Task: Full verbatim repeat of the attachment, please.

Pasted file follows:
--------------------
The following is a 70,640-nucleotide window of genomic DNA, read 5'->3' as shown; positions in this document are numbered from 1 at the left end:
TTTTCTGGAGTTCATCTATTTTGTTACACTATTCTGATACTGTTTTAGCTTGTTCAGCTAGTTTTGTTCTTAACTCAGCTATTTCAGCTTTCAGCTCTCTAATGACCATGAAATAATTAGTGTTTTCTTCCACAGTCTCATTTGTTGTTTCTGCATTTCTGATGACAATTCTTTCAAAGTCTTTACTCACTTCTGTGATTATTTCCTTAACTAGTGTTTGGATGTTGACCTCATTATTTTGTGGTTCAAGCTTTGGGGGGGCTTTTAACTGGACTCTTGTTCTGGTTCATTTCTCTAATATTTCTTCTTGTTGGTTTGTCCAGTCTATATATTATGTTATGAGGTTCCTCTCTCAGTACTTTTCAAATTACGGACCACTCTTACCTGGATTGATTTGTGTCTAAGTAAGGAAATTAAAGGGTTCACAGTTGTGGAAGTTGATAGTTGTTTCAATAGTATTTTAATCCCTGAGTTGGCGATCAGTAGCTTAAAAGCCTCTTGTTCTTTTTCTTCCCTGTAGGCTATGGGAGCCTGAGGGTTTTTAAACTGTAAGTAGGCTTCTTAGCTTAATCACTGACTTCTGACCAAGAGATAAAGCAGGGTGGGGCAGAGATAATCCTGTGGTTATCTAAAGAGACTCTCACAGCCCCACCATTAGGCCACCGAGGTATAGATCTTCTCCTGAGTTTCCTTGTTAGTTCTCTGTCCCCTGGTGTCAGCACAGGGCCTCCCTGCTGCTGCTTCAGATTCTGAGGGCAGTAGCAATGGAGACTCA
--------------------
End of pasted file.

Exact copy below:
The following is a 70,640-nucleotide window of genomic DNA, read 5'->3' as shown; positions in this document are numbered from 1 at the left end:
TTTTCTGGAGTTCATCTATTTTGTTACACTATTCTGATACTGTTTTAGCTTGTTCAGCTAGTTTTGTTCTTAACTCAGCTATTTCAGCTTTCAGCTCTCTAATGACCATGAAATAATTAGTGTTTTCTTCCACAGTCTCATTTGTTGTTTCTGCATTTCTGATGACAATTCTTTCAAAGTCTTTACTCACTTCTGTGATTATTTCCTTAACTAGTGTTTGGATGTTGACCTCATTATTTTGTGGTTCAAGCTTTGGGGGGGCTTTTAACTGGACTCTTGTTCTGGTTCATTTCTCTAATATTTCTTCTTGTTGGTTTGTCCAGTCTATATATTATGTTATGAGGTTCCTCTCTCAGTACTTTTCAAATTACGGACCACTCTTACCTGGATTGATTTGTGTCTAAGTAAGGAAATTAAAGGGTTCACAGTTGTGGAAGTTGATAGTTGTTTCAATAGTATTTTAATCCCTGAGTTGGCGATCAGTAGCTTAAAAGCCTCTTGTTCTTTTTCTTCCCTGTAGGCTATGGGAGCCTGAGGGTTTTTAAACTGTAAGTAGGCTTCTTAGCTTAATCACTGACTTCTGACCAAGAGATAAAGCAGGGTGGGGCAGAGATAATCCTGTGGTTATCTAAAGAGACTCTCACAGCCCCACCATTAGGCCACCGAGGTATAGATCTTCTCCTGAGTTTCCTTGTTAGTTCTCTGTCCCCTGGTGTCAGCACAGGGCCTCCCTGCTGCTGCTTCAGATTCTGAGGGCAGTAGCAATGGAGACTCA